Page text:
FOR IMMEDIATE RELEASE
February 27, 2016
ST. PAUL, Minn. – This month, New York Police Officer Peter Liang was handed a guilty verdict for second-degree manslaughter and official misconduct in the shooting death of Akai Gurley.
A bullet accidentally discharged by Officer Liang in a New York housing project, according to the official report, struck Gurley, an unarmed black man. Officer Liang failed to provide medical assistance for the victim, who died shortly thereafter.
The indictment of Officer Liang has caused deep divisions within the Asian American community over alleged double standards and ‘scapegoating’ of a Chinese American police officer.
“We must remember that a criminal justice system that does not value Black lives, will not value Asian lives and the lives of Natives, transwomen of color and systematically marginalized people,” said Executive Director Linda Her. “Our message to demand justice and fairness should not continue to protect the violent values of this broken criminal justice system and its actors, but instead unveil the dangers and violence it has caused historically on Black lives and marginalized communities.”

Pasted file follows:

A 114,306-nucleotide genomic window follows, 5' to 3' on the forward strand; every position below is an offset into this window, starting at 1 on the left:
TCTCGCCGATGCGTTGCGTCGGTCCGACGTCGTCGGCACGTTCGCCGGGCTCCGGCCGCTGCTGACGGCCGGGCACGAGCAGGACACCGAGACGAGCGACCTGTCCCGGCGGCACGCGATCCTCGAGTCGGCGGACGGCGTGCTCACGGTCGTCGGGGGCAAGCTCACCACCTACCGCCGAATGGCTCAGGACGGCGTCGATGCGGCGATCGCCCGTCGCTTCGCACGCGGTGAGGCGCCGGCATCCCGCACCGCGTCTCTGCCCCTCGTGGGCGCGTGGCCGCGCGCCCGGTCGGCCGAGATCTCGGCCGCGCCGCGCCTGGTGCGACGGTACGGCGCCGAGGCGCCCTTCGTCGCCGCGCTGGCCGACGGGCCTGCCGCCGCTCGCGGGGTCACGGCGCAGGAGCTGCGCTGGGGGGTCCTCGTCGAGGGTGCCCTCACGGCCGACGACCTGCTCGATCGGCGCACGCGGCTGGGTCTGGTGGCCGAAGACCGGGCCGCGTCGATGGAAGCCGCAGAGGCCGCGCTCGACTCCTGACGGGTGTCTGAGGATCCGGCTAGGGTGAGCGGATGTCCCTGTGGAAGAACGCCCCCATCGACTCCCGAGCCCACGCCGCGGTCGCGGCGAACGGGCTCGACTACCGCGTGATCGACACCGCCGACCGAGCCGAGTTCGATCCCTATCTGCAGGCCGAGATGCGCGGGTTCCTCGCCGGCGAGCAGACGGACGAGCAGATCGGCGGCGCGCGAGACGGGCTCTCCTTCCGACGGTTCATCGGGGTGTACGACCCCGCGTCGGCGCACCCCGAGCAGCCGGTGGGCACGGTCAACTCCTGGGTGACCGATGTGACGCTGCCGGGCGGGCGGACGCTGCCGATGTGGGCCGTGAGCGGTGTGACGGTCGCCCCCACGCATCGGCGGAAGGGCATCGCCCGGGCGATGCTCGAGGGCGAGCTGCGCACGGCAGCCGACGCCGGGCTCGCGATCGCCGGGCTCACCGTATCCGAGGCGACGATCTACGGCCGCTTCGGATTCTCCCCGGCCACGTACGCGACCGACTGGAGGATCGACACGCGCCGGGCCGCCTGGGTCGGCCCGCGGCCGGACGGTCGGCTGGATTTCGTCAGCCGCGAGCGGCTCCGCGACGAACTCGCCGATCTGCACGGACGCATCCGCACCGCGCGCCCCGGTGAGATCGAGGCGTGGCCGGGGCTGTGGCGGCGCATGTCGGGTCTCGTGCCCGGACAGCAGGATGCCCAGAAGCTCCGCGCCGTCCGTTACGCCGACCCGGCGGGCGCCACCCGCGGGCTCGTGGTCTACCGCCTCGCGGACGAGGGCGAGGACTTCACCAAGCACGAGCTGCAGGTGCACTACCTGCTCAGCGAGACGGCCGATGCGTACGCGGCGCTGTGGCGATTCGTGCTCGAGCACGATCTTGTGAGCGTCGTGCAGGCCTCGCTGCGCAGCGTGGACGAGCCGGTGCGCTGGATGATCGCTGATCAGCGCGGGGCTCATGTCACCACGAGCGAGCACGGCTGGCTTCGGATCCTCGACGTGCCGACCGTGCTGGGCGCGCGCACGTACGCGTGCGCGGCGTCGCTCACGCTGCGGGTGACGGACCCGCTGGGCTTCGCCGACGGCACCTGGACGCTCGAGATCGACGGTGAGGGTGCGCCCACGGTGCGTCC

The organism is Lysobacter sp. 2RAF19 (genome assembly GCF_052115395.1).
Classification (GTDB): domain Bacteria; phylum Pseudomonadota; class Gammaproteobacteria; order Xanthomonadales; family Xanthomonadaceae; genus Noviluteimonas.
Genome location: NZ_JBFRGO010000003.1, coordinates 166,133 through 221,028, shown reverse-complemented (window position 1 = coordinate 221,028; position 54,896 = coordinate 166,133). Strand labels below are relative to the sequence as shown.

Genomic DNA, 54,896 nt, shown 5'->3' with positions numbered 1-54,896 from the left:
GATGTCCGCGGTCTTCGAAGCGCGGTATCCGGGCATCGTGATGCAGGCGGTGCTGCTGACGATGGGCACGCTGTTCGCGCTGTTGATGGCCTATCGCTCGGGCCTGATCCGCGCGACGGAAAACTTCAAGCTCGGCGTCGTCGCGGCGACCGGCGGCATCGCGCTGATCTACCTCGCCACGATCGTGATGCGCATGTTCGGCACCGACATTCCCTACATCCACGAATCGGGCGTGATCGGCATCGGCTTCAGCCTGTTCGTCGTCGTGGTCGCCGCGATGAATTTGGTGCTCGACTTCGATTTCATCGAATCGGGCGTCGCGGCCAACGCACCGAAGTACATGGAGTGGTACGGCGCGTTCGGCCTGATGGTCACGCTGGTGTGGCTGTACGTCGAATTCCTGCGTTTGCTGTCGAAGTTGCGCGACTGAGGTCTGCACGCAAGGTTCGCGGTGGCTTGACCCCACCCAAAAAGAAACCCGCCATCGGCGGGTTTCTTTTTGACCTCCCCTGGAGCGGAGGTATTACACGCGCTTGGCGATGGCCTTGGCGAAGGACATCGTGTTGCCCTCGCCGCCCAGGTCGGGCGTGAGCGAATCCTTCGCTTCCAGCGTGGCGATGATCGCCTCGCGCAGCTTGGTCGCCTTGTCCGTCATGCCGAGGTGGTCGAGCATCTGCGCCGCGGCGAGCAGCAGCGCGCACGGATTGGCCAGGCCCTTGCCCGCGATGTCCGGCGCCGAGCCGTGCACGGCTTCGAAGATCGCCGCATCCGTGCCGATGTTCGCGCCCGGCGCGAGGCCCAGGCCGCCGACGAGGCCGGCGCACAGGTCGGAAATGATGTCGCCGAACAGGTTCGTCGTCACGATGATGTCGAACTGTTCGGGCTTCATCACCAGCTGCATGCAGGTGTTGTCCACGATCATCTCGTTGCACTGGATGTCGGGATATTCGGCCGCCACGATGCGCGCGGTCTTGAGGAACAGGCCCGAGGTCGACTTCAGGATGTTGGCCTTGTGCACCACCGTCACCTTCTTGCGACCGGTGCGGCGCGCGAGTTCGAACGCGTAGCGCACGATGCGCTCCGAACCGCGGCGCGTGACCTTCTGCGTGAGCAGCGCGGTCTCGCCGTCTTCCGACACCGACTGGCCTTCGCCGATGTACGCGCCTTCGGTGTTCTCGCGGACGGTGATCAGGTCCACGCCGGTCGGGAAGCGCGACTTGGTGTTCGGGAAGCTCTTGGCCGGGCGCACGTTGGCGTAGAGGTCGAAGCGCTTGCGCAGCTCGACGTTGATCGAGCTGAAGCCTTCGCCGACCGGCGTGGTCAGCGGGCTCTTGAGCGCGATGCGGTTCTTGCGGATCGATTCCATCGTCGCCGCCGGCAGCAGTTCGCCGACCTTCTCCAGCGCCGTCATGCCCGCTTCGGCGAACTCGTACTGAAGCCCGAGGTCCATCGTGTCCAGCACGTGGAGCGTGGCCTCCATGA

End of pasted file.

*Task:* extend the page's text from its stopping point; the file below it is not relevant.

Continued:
In July 2006, Fong Lee, a 19-year Hmong American man was brutally shot and killed by a white Minneapolis police officer named Jason Andersen after being chased down while riding a bicycle with his friends. An all-white jury failed to find Officer Andersen guilty of excessive force.
Last November, the shooting death of a young unarmed black man named Jamar Clark, 24, sparked a wave of protests in the state and across the nation against police brutality and the militarization of law enforcement.
AAOP believes that all officers must be held accountable for their actions, no matter what their racial/ethnic background. The grand jury decision to indict Officer Liang is one we hope will set precedent for all future grand juries in officer-involved shooting cases.